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Economic Gap Widens between Blacks and Whites
By: Lorinda Bullock
NNPA National Correspondent
Originally posted 7/12/2006

WASHINGTON (NNPA) – A weak U.S. economy and a low unemployment rate over the last couple of years has started to erode the progress Black Americans have gained in income, and has further widened the income gap between Blacks and Whites, says a new report from a Washington, D.C. think tank.

The Economic Policy Institute’s “The State of Working America 2006/2007” says that in 2000, a Black family’s median income was 63.5 percent of the earnings of their White counterparts. Figures show that the number dropped to 62 percent in 2004.

Jared Bernstein, an economist and author of the report, said, “That’s basically $37,000 versus $58,000, so it’s a significant gap.”

Bernstein said the late 1990s, with its robust job market, was an economically promising time for African-Americans, but that has since changd.

“Even in the best of times, I think the racial gaps whether we’re looking at income, wages, or wealth are unacceptably high, so I would think that an economic agenda to improve the living standards of Black Americans ought to be at the top of anyone’s list be they policy maker or voter… The Black-White Ratio got up to 64 percent in 2000 and that was the highest on record (since 1947) and that’s still a huge gap,” he said.

The fact that the minimum wage hasn’t been increased since 1997 hasn’t helped the plight of Blacks.

“Since African-American workers especially women are disproportionately paid wages at or near the minimum, it (a minimum wage increase) is definitely going to help them both in absolute and relative terms. Meaning in absolute terms, they’re going to make more, and they’re going to make more relative to folks who earn higher than the minimum wage who don’t necessarily get a boost when the minimum goes up,” he said.

Although a proposal led by Sen. Edward Kennedy (D-Mass.) to increase the minimum wage to $7.25 an hour by January 2009 failed last month, the debate to increase the national minimum wage of $5.15 an hour is far from over as campaigning lawmakers on Capitol Hill fight to keep their congressional seats in the fall.

Shortly after the defeat of the bill that included the minimum wage increase, Congressional Black Caucus member Congresswoman Barbara Lee (D-Calif.), expressed her disappointment.

“It is unacceptable that the Republican Majority in the House will vote today to give a tax cut to the heirs of millionaires while blocking an increase in the minimum wage for millions of hardworking Americans,” said Lee.

“This Republican-controlled Congress already approved an average tax cut of $42,000 this year to those making more than a million dollars annually. Instead of rewarding the hard work of Americans struggling to make ends meet, Republicans are hard at work making sure the heirs of the wealthy few get an enormous tax break.”

House Democratic Leader Nancy Pelosi (D-Calif.) said in a statement last week, “At the same time as energy prices are going up, the minimum wage has not been increased in nine years; it is still $5.15 an hour. People can hardly afford to fill up their car to get to work at $5.15 an hour. In our discussion on this issue in the last couple of days, Democrats are saying to the Speaker, ‘Mr. Speaker, until there is an increase in the minimum wage, we will not support any raise in congressional salaries.’”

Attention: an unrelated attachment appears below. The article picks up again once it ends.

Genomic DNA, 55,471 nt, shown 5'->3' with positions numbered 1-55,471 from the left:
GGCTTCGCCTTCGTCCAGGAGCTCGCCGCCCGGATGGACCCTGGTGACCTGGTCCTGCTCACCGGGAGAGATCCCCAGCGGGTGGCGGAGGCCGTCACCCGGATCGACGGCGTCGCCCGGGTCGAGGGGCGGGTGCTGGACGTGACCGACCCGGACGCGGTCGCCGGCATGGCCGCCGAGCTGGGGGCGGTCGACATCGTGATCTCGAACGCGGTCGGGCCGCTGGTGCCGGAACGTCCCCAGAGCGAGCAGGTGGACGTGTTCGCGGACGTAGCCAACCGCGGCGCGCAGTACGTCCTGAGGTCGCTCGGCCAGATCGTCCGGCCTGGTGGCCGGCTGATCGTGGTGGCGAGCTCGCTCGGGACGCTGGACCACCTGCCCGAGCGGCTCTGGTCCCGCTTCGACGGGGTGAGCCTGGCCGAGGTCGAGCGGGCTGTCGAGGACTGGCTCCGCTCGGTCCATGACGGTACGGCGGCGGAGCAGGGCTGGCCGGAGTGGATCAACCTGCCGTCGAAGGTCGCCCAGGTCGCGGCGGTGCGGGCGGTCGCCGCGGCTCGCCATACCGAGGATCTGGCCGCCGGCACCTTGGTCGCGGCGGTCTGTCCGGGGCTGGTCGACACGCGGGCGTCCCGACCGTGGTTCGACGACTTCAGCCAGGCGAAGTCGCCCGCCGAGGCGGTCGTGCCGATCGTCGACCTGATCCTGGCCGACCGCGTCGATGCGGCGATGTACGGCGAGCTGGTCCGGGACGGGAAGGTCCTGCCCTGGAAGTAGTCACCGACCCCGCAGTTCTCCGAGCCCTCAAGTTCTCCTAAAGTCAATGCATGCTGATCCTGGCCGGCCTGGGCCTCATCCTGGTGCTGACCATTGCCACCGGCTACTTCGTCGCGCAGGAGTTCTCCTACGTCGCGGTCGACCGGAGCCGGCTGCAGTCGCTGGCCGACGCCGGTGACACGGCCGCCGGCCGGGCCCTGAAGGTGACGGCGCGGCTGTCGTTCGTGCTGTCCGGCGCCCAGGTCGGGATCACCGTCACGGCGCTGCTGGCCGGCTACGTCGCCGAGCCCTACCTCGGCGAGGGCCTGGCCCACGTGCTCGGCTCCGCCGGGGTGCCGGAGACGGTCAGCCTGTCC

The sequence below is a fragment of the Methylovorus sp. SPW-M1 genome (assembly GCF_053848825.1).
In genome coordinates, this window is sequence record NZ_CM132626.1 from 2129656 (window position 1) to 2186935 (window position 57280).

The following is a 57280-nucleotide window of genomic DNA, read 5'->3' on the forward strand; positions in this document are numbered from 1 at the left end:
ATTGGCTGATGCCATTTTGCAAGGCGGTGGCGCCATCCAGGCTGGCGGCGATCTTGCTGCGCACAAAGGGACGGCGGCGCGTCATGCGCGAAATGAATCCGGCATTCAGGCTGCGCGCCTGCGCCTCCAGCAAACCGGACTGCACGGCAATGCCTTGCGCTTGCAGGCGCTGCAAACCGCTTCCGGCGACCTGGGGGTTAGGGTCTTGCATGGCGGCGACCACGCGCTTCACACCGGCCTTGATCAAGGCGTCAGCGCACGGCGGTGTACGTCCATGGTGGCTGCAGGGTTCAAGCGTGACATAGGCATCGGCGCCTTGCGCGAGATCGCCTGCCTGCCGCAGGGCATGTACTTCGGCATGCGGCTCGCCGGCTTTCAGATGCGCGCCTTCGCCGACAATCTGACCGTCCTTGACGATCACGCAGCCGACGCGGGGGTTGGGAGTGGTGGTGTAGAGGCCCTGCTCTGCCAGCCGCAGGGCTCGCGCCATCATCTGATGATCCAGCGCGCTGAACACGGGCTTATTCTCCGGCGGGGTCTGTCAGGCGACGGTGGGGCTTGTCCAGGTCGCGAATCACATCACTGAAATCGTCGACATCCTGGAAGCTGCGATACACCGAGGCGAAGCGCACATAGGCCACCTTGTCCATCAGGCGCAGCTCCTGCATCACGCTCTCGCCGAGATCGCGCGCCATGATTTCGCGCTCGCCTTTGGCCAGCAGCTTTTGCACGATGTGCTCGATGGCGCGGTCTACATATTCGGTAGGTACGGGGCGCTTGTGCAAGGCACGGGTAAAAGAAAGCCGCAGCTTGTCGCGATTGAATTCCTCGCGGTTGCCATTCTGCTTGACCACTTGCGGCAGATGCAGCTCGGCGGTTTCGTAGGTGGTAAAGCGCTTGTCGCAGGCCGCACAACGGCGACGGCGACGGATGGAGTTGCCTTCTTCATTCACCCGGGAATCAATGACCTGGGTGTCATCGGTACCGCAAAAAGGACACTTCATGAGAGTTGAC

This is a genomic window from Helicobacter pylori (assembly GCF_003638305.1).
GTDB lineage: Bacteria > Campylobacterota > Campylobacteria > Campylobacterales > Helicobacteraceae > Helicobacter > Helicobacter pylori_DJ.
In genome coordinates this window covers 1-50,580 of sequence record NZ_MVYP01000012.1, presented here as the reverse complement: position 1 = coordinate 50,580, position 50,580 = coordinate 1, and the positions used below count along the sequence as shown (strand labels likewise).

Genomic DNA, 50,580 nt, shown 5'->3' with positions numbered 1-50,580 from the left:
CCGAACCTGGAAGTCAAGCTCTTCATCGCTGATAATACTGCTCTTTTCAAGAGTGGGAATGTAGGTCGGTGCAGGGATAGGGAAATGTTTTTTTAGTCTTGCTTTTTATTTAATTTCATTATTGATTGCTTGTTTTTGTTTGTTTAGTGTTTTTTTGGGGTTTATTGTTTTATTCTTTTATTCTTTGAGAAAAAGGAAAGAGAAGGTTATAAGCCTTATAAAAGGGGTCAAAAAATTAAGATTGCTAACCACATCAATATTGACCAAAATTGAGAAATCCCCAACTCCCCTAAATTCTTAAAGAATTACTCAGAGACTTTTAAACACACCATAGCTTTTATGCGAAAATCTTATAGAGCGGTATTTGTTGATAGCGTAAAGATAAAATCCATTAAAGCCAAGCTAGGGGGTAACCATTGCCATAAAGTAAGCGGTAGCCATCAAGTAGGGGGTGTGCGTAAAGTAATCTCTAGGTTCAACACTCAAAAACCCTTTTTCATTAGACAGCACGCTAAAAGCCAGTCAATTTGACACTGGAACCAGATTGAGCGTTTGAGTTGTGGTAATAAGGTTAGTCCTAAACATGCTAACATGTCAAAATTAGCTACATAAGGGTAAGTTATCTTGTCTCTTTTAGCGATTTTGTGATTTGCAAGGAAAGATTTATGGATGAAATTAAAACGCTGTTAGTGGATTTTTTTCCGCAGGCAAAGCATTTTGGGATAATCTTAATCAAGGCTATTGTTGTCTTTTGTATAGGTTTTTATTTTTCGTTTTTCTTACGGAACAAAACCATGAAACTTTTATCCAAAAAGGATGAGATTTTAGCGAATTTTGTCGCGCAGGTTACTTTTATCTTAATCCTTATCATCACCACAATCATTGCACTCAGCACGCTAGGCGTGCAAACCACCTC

Individual states do have the right to increase the minimum wage above the national rate and so far 21 states and the District of Columbia have done so.
Of those states, Arkansas, Hawaii, Maine, Michigan, New Jersey, New York and Rhode Island are set to enact the new rates this between this fall and the start of 2008.

Another report also co-authored by Bernstein, “Buying Power of Minimum Wage at 51-year Low,” said since the minimum wage was established in 1938, the longest period of time Congress went without adjusting the level was nine years and three months from January 1981 to April 1990.

If Congress doesn’t act by December 1, they could beat that record.

The report added, “Since September 1997, the purchasing power of the minimum wage has deteriorated by 20 percent. After adjusting for inflation, the value of the minimum wage is at its lowest level since 1955.”

Couple a steadily increasing cost of living with a minimum wage that’s been frozen for nine years and it just doesn’t add up—especially for the poor, the report said.

“The fact that the minimum wage has remained the same for nearly nine years means that its real value has declined considerably over this period. As inflation has accelerated recently due to higher energy costs, the real value of the minimum wage has fallen faster,” said the report.

Although the economy is constantly shifting—stable for a few years and unstable the next—Bernstein says Black Americans can’t wait in five or 10 years for the economy to shift more positively to narrow the gap for them.

He said acquiring more education and demanding that even local government create jobs are some ways to help.

“African-Americans should never stop being vigilant about these racial income and wealth gaps as long as they exist.''

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